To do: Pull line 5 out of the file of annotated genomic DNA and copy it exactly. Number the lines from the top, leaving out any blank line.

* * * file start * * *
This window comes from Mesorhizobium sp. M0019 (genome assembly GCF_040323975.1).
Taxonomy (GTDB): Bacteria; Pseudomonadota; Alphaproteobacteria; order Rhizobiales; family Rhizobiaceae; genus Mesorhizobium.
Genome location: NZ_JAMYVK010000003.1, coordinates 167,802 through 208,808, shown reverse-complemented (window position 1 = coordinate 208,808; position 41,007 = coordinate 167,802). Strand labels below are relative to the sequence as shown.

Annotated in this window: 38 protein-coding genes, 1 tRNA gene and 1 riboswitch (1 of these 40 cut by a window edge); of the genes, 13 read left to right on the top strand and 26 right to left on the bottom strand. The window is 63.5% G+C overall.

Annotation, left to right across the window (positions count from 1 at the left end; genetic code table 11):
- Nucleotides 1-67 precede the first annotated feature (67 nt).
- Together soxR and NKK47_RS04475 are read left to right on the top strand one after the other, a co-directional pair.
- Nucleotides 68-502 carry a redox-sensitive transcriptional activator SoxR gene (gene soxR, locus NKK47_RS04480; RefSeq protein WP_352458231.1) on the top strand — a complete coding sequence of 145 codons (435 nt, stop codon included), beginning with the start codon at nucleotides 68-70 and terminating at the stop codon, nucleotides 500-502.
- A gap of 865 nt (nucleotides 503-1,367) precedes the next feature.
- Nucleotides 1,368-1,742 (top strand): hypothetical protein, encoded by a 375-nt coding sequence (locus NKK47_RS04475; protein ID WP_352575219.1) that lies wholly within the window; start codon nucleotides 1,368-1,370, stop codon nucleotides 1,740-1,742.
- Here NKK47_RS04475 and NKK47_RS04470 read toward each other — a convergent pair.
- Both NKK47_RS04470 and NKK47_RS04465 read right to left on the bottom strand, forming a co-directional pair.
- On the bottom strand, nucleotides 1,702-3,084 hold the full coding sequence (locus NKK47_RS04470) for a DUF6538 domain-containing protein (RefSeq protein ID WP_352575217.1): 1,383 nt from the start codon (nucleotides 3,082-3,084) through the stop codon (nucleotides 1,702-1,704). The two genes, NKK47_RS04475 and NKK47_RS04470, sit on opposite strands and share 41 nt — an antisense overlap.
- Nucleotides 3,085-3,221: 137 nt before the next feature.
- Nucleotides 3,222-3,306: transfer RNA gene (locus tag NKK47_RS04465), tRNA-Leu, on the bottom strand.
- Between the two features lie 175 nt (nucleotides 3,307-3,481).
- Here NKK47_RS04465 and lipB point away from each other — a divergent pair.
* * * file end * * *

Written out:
Annotation, left to right across the window (positions count from 1 at the left end; genetic code table 11):